Chelsea’s slow start to the new season has seen most of their top players under-perform individually, which has all but ruled out the possibility of the reigning champions regaining their title.
One of the most disappointing stars for Jose Mourinho’s men so far this term has been Eden Hazard, who has not been anywhere near his devastating best.
The Belgian winger was a driving force in the Blues’ double success last season and proved his individual ability by being awarded the PFA Player of the Year award. However, this term and with his team-mates also struggling, Hazard has not had as significant an impact for the West London club as in past campaigns.
One of the key questions over his dip in performance level has been the attacker’s best role in the Chelsea side.
Although he has played the majority of his football on the left wing throughout his career, this season Mourinho has resorted to using the former Lille man as the attacking central midfielder in his 4-2-3-1 formation and even as a lone striker.
But, looking at Hazard as a way of solving Chelsea’s current woes and maximising his impact in the long run, what is his best position?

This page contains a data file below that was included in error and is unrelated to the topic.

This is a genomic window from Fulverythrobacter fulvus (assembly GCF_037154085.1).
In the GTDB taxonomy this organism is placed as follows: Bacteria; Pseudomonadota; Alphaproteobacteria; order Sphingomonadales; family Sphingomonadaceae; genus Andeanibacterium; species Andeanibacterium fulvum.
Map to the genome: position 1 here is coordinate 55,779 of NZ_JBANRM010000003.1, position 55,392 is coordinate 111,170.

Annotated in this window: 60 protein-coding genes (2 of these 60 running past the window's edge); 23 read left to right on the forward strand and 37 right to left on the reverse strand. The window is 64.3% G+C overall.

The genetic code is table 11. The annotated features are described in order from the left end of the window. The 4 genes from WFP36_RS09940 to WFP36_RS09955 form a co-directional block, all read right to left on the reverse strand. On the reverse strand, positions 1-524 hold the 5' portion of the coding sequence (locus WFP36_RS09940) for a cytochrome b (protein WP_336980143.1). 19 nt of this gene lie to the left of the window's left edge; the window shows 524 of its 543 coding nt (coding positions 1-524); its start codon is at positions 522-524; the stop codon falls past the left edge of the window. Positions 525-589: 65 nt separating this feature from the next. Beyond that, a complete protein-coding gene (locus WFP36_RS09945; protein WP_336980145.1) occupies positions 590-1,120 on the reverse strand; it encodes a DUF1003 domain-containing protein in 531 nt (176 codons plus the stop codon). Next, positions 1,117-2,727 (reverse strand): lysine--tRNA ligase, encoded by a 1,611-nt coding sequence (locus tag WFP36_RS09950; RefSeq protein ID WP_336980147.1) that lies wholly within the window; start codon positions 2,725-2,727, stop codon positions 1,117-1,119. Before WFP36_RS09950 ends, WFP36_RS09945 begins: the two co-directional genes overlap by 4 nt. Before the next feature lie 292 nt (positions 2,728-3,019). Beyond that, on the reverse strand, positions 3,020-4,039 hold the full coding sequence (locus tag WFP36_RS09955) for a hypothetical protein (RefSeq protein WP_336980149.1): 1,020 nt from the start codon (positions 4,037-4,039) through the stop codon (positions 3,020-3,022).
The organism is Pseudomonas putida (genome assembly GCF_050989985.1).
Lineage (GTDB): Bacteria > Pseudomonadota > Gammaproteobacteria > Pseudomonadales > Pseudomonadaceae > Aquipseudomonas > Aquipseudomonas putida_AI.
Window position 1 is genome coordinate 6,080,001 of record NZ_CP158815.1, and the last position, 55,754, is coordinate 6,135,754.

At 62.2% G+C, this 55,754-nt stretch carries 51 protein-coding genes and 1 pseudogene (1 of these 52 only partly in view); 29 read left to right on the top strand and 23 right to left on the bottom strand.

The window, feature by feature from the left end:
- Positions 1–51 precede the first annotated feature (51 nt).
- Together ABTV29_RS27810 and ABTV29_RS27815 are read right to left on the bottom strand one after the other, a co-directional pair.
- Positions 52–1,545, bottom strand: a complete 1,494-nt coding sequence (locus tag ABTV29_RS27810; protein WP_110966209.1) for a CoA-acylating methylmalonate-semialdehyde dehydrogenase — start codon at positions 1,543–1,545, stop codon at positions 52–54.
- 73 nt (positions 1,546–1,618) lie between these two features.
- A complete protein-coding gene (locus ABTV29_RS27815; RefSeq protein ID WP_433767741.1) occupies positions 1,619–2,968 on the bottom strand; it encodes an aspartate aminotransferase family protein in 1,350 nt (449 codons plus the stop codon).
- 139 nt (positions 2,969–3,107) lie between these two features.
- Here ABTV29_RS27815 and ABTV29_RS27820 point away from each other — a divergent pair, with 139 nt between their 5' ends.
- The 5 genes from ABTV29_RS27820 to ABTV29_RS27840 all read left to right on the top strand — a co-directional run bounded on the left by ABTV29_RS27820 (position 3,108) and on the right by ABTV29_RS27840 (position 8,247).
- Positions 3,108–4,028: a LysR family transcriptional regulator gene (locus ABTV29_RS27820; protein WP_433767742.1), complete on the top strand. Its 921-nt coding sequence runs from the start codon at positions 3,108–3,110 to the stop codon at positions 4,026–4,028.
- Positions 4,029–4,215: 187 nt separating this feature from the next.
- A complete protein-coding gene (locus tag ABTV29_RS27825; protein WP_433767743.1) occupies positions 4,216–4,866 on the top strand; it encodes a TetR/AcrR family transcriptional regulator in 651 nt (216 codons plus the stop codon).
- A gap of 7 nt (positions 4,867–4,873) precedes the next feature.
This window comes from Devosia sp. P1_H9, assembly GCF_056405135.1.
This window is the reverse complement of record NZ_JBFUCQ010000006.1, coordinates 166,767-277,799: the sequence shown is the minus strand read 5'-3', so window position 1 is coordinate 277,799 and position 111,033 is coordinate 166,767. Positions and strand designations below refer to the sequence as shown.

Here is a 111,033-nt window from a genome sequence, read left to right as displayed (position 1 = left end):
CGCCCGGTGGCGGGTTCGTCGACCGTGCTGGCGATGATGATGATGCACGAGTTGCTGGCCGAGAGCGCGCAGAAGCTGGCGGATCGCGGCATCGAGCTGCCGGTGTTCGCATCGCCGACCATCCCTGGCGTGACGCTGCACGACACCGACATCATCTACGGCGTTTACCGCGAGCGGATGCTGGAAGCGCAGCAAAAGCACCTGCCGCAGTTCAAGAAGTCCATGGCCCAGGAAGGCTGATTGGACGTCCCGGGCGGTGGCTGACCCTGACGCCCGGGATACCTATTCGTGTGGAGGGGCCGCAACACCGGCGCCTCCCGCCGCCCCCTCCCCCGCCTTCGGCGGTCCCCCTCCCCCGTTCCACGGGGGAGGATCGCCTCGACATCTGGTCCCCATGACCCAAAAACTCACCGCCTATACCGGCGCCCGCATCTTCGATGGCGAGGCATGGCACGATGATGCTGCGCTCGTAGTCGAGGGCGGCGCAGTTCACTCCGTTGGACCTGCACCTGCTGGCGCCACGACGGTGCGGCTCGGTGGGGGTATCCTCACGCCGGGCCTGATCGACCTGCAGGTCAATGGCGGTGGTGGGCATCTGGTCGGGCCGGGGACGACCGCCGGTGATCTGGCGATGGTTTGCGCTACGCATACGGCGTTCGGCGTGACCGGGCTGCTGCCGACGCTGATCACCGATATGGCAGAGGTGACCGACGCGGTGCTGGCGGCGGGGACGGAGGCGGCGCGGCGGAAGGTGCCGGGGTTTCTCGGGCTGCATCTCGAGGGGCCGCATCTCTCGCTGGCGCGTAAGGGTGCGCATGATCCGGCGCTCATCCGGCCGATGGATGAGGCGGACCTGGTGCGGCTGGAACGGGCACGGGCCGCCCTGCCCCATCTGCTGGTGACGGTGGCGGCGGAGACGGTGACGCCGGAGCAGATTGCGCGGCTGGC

There is no doubting that using the Belgian on the left wing, allowing him to get to the byline and deliver or to cut in-field and shoot, has been a massively successful ploy for the Blues. Hazard and Chelsea are likely to improve as the season progresses as they simply have too much quality to continue their early campaign malaise. As such, there is no reason that the 24-year-old can’t get back to the same rich form that he was in last term and even improve by playing on a flank.
Against Norwich recently Mourinho opted to play Hazard as a ‘No.10’ behind a lone striker, in arguably the attacker’s best performance of the season. The Belgian clearly has the footballing intelligence, dribbling ability and speed to be a real menace between the lines for his team, even if he lacks the range of passing of someone like Oscar.
Mourinho was vocal in stating that Hazard was not an ‘in the hole player’ and his future at Chelsea would not be in that role, but there is a case to suggest it could well be a positional change to reignite the forward.
Playing Hazard centrally would offer him an opportunity to have more positional freedom and allow him to get on the ball in threatening areas on a more regular basis.
With Chelsea in dire need of some extra penetration and drive in the final third, this could well be the change in tactic that allows it to happen.
Finally, against Tottenham Hazard was the furthest man forward as Diego Costa watched on from the bench.
Although his pace offers a threat in behind opposition defences, it is clear that he lacks the predatory instinct or hold-up play to function as a lone striker.
It will be interesting to see just how Mourinho uses Hazard going forward, but he could well be advised to go back on his previous sentiment and deploy his most devastating attacking weapon in the main playmaker role to get him firing again.